These fragments were part of a stela which was found at the Row of Stelae in the city of Ashur. It depicts a woman who wears a crown in the shape of a crenelated city wall. This is queen Ashur-Sharrat, wife of Ashurbanipal. It is rare to see an Assyrian queen without her husband. The queen raises her hand in salutation. Limestone, from Ashur, northern Mesopotamia... [continue reading]
This alabaster bas relief was part of a large wall relief that depicts the military campaign of Ashurbanipal against the Elamite city of Din-sharri. The relief shows an Assyrian soldier leading a captured woman and a cow away, as part of the deportation of people. Only a small part of the woman's body has been preserved. Neo-Assyrian period, 7th century... [continue reading]
Pivot stone with inscription of the king Enmetena of Lagash. Circa 2340 BCE. (The Pergamon Museum, Berlin).
This basalt stele was found in Bamboula, Kition (modern Laranca, Cyprus) in 1845 CE. The cuneiform inscriptions on the frontal side of the stele commemorate Sargon's victories against Medes, Babylon, Syria, and Urartu. The king worships in front of god symbols. Reign of Sargon II, 721-705 BCE. (The Pergamon Museum, Berlin).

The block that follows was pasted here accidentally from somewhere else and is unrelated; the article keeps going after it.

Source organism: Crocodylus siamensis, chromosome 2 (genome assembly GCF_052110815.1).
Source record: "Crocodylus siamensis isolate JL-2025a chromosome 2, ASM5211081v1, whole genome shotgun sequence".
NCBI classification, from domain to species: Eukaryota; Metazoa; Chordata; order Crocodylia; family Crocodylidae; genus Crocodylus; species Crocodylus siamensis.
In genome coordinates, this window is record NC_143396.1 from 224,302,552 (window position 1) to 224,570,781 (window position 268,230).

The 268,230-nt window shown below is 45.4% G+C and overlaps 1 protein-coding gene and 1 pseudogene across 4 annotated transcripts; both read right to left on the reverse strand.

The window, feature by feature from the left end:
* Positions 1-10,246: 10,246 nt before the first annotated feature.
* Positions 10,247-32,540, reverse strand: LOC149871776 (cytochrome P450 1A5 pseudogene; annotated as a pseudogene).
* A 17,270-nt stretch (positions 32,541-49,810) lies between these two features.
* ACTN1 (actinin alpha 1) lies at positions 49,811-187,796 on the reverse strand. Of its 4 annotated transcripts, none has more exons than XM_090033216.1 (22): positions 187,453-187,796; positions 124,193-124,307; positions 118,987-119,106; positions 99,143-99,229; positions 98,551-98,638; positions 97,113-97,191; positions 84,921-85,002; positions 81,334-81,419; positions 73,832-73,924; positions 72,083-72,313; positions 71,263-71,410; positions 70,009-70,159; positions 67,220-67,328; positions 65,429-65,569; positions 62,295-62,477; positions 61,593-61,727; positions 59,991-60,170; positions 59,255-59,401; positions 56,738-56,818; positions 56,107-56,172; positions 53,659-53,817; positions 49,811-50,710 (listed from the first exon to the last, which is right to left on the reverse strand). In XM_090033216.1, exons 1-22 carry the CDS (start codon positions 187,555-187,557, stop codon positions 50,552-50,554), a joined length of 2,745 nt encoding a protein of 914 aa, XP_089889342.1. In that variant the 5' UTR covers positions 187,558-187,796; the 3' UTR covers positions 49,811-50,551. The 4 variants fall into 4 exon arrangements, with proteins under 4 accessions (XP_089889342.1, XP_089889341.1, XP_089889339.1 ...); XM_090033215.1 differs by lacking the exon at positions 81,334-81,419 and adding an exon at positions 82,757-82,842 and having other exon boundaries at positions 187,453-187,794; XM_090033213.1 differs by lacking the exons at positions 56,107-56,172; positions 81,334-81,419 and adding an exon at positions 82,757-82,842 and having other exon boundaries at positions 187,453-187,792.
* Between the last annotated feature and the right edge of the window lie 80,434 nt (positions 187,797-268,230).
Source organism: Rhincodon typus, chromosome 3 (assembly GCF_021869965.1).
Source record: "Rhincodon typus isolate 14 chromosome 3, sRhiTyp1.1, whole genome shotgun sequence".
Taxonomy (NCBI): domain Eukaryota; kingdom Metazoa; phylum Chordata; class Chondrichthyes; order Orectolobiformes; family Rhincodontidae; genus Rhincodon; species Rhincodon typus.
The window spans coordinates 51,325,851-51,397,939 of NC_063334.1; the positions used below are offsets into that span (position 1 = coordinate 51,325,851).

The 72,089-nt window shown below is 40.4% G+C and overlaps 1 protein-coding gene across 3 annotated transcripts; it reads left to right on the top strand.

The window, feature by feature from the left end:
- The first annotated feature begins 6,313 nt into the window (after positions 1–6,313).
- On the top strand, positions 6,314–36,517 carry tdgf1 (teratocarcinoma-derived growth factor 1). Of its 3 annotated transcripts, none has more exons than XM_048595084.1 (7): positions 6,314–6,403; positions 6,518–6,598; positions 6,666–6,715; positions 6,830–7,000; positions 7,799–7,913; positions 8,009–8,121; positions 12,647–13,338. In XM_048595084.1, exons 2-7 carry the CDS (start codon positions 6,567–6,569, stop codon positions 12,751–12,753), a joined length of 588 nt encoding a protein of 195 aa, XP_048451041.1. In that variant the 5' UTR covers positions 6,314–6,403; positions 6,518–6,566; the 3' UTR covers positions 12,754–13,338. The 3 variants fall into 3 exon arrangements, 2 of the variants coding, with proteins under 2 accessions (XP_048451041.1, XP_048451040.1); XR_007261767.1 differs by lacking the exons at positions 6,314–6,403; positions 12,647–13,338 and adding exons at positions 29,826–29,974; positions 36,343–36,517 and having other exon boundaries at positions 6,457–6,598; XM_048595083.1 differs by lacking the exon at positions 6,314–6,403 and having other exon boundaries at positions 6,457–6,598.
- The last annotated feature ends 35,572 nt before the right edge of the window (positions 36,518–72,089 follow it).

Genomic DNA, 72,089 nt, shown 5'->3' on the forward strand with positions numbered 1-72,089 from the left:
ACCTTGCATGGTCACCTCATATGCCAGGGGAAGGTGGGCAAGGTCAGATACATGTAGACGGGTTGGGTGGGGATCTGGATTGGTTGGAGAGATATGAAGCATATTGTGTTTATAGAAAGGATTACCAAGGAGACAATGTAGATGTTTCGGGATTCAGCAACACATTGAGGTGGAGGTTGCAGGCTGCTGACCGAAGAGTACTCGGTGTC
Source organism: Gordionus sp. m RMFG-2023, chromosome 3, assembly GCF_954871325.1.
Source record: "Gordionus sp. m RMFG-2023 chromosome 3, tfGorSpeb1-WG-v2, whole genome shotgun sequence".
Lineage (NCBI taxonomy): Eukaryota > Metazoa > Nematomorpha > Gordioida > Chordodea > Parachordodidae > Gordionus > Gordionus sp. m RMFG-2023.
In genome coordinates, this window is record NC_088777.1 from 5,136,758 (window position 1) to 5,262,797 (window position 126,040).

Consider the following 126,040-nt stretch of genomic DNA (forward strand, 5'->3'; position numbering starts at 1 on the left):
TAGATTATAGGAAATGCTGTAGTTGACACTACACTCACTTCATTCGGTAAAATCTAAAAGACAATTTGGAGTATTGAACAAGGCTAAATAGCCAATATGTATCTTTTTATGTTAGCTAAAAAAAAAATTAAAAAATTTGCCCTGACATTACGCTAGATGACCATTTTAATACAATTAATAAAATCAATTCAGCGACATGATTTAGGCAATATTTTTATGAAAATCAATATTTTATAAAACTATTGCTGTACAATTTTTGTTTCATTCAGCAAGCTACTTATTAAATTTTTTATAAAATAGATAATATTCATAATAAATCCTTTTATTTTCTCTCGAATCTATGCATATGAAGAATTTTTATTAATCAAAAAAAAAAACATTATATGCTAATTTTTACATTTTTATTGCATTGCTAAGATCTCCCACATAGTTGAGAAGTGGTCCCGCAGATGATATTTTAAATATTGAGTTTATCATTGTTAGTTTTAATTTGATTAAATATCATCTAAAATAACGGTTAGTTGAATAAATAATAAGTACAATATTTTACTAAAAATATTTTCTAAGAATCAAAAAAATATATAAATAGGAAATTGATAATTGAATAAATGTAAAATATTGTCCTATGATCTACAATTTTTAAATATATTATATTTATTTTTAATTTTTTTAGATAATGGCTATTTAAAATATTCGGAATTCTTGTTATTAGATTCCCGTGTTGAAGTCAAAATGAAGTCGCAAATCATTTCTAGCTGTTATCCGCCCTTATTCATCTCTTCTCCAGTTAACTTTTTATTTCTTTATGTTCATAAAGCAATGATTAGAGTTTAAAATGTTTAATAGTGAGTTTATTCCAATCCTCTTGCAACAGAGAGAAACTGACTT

A stone ring of a well curb with cuneiform inscriptions which mention the name of the king Shu-Sin of Ur. Ur III, 2030 BCE. From southern Mesopotamia, Iraq. (The Pergamon Museum).
A foundation cone with cuneiform inscriptions. The name of the king Sin-Iddinam of Larsa appears. Neo-Babylonian period, 1849-1843 BCE. From southern Mesopotamia, Iraq. The Pergamon Museum, Berlin).
An inscribed clay cylinder of Warad-Sin, ruler of Larsa. From Babylon (modern Babel Governorate, Iraq). 1834-1823 BCE. (The Pergamon Museum, Berlin).
Clay cylinder of the Assyrian king Ashurbanipal. The cuneiform inscriptions on this cylinder talk about Nemitti-Ellil (or Nemet-Enlil), the inner wall of Babylon's double city walls.
A hollow brick with a stamped inscription of the Neo-Babylonian king Nebuchadnezzar II. From Babylon (modern Babel Governorate), Mesopotamia, Iraq. 604-562 BCE. (The Pergamon Museum, Berlin).
This is part of the facade of the temple of Inanna at Uruk. There are standing male and female deities in alternate niches. Each figure holds a vessel in his/her hands and pours life-giving water forth on to the earth. The cuneiform inscriptions on the bricks mention the name of the Kassite ruler Kara-indash as the person who ordered the building of this temple... [continue reading]